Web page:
The disparity between the political affiliations of America's professoriate and the wider population is, well, a bit more than statistically significant. Something like 90% of the faculty ID as Dems and/or liberals. But don't worry, it's not bias in hiring, it's just the natural outcome of what liberals and conservatives choose to do. Libs like learning and conservatives like money. Or something like that.
Righty-o. Suppose that women were pretty much on level with men in their secondary and college educational achievements and then suppose that there was, nonetheless, something like a 9-1 male-female faculty imbalance. Just what folks choose to do, right? Oh, wait, no, THAT's an occasion for numerous conferences, subsidies for women hires, and an almost obligatory sentence at the end of every job ad that women (as well as "minorities") are "especially encouraged to apply." But conservatives? They're just greedy or stupid or whatever. Righty-o, dude.
Now, I'm not much in the conspiracy business and while I have *no doubt* that there is a liberal hiring bias in the academy, that's not the whole story. I mean, you can be as crazy Marxist/postmodernist/whatever-the-left's-flavor-of-the-month-is as you want to be and you can still get hired just about anywhere. Write a dissertation defending traditional marriage as normatively preferable and see how many places drop that application into the "it'll be a cold day in Hades" pile. But it's also the case that the grad students who are earning PhDs tend to be liberal and that is itself, I think, a product of a self-perpetuating cycle. Smart students who think that maybe they'd like to be a prof look around and see that, well, most of the profs are liberals. This has, I think, a rather natural selective effect on conservative students, some of whom (perhaps rather reasonably) think that academia must not be for them. And so you get a winnowing-out process.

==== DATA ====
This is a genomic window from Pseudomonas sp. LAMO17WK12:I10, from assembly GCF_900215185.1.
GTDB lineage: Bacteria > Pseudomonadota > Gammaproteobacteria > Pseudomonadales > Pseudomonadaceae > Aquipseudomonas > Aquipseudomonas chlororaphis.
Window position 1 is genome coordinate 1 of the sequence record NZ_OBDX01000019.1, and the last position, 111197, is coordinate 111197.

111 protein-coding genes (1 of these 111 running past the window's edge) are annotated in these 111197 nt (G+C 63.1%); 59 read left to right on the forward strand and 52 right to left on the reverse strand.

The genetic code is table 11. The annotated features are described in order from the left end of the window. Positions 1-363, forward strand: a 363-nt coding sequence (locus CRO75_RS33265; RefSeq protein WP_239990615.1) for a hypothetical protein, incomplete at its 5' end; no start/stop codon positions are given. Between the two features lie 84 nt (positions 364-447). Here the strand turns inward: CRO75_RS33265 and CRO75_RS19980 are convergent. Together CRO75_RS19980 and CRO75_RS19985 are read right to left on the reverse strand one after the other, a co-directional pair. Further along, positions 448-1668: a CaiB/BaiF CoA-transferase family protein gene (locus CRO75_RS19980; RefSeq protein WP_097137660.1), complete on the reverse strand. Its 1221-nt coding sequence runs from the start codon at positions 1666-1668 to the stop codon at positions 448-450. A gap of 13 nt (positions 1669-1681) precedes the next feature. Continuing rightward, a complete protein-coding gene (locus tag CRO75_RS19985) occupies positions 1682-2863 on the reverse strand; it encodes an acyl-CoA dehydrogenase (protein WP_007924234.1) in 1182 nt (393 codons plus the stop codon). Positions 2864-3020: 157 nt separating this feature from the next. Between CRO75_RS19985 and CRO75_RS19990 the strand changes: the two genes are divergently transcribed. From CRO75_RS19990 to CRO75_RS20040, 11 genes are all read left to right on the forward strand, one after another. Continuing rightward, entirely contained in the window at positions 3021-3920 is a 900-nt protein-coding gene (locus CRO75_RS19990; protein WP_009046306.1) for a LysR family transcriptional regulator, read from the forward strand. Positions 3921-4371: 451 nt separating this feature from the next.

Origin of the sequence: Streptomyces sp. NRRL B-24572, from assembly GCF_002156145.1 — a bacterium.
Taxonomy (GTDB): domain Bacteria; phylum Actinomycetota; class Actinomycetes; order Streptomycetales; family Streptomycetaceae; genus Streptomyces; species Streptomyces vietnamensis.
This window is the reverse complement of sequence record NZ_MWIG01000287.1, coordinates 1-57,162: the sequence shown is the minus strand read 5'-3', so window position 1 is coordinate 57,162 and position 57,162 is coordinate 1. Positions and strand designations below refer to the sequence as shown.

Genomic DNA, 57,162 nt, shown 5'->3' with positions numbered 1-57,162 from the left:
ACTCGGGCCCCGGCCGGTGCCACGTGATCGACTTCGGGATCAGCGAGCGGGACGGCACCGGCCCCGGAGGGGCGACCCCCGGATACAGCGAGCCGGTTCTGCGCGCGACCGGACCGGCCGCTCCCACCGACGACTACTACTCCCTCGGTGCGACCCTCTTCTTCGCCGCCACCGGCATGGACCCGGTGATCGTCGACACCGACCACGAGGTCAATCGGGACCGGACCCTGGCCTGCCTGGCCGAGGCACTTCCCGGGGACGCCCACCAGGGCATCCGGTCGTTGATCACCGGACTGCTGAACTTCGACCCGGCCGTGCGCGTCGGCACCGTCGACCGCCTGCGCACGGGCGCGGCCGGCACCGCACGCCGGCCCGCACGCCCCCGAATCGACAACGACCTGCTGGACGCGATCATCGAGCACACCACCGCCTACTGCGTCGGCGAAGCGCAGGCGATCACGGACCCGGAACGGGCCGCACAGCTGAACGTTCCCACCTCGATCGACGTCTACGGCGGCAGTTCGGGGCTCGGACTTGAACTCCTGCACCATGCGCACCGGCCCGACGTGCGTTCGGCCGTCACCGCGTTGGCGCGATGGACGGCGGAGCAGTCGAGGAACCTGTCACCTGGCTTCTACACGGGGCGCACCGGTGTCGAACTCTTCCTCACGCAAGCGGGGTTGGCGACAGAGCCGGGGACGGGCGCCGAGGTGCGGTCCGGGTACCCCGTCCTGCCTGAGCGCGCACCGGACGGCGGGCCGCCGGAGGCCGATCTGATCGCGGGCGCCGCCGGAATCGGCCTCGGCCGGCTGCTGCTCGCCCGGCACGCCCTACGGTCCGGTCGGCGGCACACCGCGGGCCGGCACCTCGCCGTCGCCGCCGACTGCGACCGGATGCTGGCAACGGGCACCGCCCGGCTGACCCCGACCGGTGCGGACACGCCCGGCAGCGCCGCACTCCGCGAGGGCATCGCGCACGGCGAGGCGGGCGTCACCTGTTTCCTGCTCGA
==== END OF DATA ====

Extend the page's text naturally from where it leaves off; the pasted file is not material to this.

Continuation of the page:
The biggest problem with that explanation is that it leaves untouched the original "liberalization" - why are the professors more liberal in the first place? Patrick Deneen, a prof at Georgetown, has what seems to me a pretty good answer: the changed nature of the university. Whereas the university used to be about (generally speaking) the preservation and transmission of knowledge and intellectual capacities, it is now about (generally speaking) about the production of research and promoting change in society. That is, the university has become the citadel of scientistic progressivism (e.g. we can "solve" any problem - and will solve any problem - merely by applying the proper scientific research techniques). There's not much of a place in the academia for conservatives of an older stripe, then, perhaps helping explain the wide disparities in political temperament and identification. Go read all of Deneen's post.